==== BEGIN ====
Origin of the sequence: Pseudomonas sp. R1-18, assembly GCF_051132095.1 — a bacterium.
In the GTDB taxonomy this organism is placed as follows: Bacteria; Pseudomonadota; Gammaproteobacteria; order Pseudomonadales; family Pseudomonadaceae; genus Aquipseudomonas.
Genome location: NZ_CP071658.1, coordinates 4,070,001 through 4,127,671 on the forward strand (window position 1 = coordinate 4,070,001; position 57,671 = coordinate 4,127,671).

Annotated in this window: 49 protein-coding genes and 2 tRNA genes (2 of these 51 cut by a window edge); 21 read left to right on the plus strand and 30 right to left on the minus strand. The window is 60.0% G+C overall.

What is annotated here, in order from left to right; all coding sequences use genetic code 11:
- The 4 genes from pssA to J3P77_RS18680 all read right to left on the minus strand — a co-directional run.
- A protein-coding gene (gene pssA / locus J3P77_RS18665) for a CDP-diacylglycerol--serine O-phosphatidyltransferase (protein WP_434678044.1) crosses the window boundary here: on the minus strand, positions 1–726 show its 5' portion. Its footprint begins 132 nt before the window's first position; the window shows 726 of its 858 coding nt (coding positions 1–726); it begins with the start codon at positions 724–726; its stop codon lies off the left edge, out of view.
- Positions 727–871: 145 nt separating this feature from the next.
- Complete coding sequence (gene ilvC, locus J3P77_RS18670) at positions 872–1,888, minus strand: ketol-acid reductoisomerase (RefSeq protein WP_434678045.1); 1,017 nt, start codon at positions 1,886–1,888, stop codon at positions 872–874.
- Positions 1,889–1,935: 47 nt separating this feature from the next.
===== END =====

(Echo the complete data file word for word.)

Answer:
Origin of the sequence: Pseudomonas sp. R1-18, assembly GCF_051132095.1 — a bacterium.
In the GTDB taxonomy this organism is placed as follows: Bacteria; Pseudomonadota; Gammaproteobacteria; order Pseudomonadales; family Pseudomonadaceae; genus Aquipseudomonas.
Genome location: NZ_CP071658.1, coordinates 4,070,001 through 4,127,671 on the forward strand (window position 1 = coordinate 4,070,001; position 57,671 = coordinate 4,127,671).

Annotated in this window: 49 protein-coding genes and 2 tRNA genes (2 of these 51 cut by a window edge); 21 read left to right on the plus strand and 30 right to left on the minus strand. The window is 60.0% G+C overall.

What is annotated here, in order from left to right; all coding sequences use genetic code 11:
- The 4 genes from pssA to J3P77_RS18680 all read right to left on the minus strand — a co-directional run.
- A protein-coding gene (gene pssA / locus J3P77_RS18665) for a CDP-diacylglycerol--serine O-phosphatidyltransferase (protein WP_434678044.1) crosses the window boundary here: on the minus strand, positions 1–726 show its 5' portion. Its footprint begins 132 nt before the window's first position; the window shows 726 of its 858 coding nt (coding positions 1–726); it begins with the start codon at positions 724–726; its stop codon lies off the left edge, out of view.
- Positions 727–871: 145 nt separating this feature from the next.
- Complete coding sequence (gene ilvC, locus J3P77_RS18670) at positions 872–1,888, minus strand: ketol-acid reductoisomerase (RefSeq protein WP_434678045.1); 1,017 nt, start codon at positions 1,886–1,888, stop codon at positions 872–874.
- Positions 1,889–1,935: 47 nt separating this feature from the next.